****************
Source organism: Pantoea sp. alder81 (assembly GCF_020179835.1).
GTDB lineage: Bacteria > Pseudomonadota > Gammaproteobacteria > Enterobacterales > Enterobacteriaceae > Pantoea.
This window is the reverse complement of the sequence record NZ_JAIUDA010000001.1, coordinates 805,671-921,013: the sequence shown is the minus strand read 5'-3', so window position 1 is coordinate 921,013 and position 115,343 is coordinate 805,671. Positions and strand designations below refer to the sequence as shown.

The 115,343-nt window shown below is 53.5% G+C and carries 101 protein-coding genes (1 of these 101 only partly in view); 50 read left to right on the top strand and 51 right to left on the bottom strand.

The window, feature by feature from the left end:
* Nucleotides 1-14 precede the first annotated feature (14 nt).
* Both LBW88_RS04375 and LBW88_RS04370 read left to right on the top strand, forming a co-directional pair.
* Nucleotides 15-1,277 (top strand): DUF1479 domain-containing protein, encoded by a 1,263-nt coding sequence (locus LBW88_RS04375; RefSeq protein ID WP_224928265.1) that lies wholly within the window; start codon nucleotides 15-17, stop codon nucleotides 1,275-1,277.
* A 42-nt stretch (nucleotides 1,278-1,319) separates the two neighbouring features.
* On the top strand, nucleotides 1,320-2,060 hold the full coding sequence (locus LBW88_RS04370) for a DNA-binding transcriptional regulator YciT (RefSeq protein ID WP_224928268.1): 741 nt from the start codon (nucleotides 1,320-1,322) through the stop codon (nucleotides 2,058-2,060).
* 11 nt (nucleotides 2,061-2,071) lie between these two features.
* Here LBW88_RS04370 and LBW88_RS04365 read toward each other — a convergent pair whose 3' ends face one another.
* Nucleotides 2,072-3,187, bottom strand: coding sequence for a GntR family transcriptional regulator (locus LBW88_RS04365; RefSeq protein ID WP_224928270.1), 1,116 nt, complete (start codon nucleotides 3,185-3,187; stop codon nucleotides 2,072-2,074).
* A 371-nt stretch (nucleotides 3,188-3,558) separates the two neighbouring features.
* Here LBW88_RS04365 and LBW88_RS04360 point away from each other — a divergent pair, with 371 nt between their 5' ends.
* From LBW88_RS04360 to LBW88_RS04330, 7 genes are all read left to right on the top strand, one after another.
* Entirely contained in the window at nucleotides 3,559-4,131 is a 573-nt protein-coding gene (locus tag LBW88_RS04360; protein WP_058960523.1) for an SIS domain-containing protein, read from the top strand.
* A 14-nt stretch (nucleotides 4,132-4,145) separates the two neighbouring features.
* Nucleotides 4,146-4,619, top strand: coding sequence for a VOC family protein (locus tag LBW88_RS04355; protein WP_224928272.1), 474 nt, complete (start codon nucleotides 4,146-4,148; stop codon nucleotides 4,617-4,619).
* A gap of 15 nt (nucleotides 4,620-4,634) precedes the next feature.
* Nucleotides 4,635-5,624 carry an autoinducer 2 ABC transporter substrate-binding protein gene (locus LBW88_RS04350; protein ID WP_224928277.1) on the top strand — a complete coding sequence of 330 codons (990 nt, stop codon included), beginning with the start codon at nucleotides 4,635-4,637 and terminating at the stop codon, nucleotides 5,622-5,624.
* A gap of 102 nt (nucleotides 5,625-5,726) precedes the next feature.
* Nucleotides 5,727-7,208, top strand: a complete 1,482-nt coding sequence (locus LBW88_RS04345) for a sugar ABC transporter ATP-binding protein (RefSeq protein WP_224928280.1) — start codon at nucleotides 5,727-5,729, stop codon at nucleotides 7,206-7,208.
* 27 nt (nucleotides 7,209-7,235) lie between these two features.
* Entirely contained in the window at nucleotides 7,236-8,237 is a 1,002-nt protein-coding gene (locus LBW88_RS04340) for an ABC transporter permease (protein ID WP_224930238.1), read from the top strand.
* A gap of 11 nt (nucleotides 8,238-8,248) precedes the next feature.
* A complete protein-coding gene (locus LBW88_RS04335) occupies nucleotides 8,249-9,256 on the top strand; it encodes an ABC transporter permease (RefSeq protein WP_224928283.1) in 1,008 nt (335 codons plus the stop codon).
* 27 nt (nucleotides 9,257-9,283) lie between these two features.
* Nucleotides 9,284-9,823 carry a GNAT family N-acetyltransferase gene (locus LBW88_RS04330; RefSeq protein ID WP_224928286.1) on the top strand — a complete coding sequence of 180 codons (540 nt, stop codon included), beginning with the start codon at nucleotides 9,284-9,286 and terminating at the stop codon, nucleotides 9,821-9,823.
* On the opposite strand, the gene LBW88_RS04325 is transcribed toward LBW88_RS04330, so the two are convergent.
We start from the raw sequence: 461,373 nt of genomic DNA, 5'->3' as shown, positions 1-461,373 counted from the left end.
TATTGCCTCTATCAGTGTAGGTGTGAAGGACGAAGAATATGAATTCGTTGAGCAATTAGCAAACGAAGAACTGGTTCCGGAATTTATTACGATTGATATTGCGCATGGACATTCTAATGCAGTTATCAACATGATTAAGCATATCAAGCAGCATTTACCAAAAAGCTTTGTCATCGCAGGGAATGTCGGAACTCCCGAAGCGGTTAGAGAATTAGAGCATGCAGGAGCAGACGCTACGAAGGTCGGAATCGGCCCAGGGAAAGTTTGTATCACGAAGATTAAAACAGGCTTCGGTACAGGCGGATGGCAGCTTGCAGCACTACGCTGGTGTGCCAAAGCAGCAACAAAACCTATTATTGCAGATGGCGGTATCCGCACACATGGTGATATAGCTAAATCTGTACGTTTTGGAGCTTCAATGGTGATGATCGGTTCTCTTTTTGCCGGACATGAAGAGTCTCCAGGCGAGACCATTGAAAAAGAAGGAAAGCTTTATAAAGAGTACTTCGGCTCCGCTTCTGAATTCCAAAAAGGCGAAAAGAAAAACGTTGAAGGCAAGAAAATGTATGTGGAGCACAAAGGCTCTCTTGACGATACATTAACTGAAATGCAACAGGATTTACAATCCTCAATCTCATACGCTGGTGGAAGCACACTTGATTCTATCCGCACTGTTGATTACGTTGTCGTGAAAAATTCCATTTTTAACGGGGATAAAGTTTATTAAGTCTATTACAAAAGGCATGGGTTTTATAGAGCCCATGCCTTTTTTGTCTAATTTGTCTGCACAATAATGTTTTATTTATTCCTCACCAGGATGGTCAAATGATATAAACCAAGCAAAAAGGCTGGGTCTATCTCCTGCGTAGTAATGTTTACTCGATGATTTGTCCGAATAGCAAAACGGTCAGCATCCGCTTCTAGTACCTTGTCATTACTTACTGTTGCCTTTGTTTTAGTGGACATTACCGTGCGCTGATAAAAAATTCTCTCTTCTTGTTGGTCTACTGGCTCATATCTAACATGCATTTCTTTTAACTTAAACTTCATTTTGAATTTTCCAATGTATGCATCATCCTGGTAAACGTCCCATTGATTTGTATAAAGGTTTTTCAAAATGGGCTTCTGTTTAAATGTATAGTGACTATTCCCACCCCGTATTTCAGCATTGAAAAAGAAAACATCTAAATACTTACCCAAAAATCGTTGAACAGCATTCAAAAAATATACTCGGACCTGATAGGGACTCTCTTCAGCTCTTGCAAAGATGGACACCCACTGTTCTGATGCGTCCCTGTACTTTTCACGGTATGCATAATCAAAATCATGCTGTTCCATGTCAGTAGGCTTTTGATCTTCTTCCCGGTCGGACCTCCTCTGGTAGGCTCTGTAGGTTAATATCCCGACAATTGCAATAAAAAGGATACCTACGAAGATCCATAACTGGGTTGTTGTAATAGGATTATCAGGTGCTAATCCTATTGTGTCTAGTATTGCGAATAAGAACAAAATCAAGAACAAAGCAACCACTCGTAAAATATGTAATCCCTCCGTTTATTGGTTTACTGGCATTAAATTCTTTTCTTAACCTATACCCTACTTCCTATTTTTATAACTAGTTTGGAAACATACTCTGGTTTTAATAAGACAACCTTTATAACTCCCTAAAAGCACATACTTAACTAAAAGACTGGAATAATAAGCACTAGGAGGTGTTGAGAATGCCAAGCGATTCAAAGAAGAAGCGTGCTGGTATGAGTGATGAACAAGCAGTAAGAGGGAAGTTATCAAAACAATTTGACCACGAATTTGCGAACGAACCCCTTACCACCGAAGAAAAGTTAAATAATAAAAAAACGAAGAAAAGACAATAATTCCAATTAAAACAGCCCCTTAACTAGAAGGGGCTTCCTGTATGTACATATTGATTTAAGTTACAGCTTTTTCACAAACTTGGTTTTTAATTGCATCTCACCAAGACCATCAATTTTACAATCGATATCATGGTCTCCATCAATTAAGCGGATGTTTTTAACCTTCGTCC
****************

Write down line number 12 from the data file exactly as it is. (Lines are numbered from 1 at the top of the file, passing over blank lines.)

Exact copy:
* Here LBW88_RS04370 and LBW88_RS04365 read toward each other — a convergent pair whose 3' ends face one another.